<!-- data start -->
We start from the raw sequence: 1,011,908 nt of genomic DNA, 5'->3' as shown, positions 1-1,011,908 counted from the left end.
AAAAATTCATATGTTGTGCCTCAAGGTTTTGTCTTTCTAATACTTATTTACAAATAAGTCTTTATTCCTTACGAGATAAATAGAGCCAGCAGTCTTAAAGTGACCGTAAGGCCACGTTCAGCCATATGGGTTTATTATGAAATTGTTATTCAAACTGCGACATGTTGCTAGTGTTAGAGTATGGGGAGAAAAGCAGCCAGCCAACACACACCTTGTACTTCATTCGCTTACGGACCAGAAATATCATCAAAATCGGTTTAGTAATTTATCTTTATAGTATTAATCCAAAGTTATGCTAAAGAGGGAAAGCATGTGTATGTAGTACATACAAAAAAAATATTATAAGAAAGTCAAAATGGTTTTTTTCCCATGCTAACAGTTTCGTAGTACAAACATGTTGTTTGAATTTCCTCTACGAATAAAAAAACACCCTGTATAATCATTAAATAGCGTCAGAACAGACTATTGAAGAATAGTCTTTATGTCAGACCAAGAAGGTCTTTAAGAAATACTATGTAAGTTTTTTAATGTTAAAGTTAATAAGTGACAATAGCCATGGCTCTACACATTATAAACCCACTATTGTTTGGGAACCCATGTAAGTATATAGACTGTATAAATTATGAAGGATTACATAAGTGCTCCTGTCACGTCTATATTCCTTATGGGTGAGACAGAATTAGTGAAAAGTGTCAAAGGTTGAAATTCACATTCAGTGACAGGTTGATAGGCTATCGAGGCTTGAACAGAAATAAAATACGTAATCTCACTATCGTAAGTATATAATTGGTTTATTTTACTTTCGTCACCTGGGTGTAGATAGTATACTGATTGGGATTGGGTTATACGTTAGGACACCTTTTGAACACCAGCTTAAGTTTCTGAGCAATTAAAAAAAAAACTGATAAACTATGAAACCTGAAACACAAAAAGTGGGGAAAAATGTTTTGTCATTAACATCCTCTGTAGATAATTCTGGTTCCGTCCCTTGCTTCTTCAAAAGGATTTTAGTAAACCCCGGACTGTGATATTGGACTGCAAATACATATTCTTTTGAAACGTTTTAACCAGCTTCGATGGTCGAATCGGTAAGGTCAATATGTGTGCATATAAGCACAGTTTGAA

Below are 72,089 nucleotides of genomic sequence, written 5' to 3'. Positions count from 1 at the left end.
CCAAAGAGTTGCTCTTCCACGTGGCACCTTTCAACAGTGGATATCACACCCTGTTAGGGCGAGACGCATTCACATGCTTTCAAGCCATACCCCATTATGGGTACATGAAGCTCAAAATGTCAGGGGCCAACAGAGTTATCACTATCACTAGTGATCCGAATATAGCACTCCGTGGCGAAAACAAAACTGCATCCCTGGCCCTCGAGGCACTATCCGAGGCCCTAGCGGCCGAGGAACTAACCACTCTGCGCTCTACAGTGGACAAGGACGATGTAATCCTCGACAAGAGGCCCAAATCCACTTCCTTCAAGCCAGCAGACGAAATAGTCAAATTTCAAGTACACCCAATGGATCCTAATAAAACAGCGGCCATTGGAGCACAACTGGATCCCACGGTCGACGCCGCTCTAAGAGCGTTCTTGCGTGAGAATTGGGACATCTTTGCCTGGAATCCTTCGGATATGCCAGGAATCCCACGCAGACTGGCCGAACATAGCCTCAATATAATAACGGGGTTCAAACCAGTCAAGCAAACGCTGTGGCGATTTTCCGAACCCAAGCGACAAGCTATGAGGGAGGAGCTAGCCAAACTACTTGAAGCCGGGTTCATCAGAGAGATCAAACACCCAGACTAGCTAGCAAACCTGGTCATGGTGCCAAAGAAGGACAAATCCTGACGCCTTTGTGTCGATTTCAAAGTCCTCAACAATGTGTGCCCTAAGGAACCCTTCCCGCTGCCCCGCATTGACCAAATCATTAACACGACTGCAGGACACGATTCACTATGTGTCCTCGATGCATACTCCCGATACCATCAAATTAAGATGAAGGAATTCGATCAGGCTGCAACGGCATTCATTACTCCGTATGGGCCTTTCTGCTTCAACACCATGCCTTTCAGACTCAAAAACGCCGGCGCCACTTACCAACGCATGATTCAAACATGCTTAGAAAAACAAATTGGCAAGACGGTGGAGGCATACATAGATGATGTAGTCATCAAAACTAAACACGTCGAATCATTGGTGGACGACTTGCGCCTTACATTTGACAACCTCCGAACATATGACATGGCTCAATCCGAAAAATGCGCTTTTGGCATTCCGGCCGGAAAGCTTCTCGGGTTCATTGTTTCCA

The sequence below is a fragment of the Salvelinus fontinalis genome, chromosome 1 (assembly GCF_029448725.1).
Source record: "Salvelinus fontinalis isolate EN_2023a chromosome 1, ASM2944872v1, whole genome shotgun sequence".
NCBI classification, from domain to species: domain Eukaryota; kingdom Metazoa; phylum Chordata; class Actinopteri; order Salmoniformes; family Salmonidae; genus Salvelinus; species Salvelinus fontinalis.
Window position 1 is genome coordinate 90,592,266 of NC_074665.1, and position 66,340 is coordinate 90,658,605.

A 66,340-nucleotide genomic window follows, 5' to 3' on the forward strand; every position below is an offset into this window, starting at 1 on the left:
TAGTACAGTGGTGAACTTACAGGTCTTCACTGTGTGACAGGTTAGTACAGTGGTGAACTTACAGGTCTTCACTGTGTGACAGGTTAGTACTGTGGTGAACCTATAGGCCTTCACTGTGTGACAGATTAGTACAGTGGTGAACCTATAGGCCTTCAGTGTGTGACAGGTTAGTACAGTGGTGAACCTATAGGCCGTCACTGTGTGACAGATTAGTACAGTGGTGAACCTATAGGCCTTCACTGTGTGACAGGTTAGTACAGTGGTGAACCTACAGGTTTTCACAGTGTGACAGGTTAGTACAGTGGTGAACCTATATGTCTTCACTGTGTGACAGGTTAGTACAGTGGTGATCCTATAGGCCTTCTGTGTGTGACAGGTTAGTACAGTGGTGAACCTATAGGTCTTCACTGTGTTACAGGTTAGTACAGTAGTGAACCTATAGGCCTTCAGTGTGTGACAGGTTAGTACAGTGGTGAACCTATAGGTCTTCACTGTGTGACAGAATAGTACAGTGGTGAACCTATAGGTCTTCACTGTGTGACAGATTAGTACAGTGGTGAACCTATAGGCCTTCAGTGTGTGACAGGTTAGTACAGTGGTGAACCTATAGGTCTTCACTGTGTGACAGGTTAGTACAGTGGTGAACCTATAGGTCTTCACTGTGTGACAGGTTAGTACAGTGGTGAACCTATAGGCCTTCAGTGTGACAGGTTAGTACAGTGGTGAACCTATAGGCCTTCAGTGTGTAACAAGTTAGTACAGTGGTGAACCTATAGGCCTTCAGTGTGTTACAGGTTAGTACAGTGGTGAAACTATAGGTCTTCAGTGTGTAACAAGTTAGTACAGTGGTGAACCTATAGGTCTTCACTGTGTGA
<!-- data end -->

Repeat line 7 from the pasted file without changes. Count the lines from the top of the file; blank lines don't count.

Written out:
NCBI classification, from domain to species: domain Eukaryota; kingdom Metazoa; phylum Chordata; class Actinopteri; order Salmoniformes; family Salmonidae; genus Salvelinus; species Salvelinus fontinalis.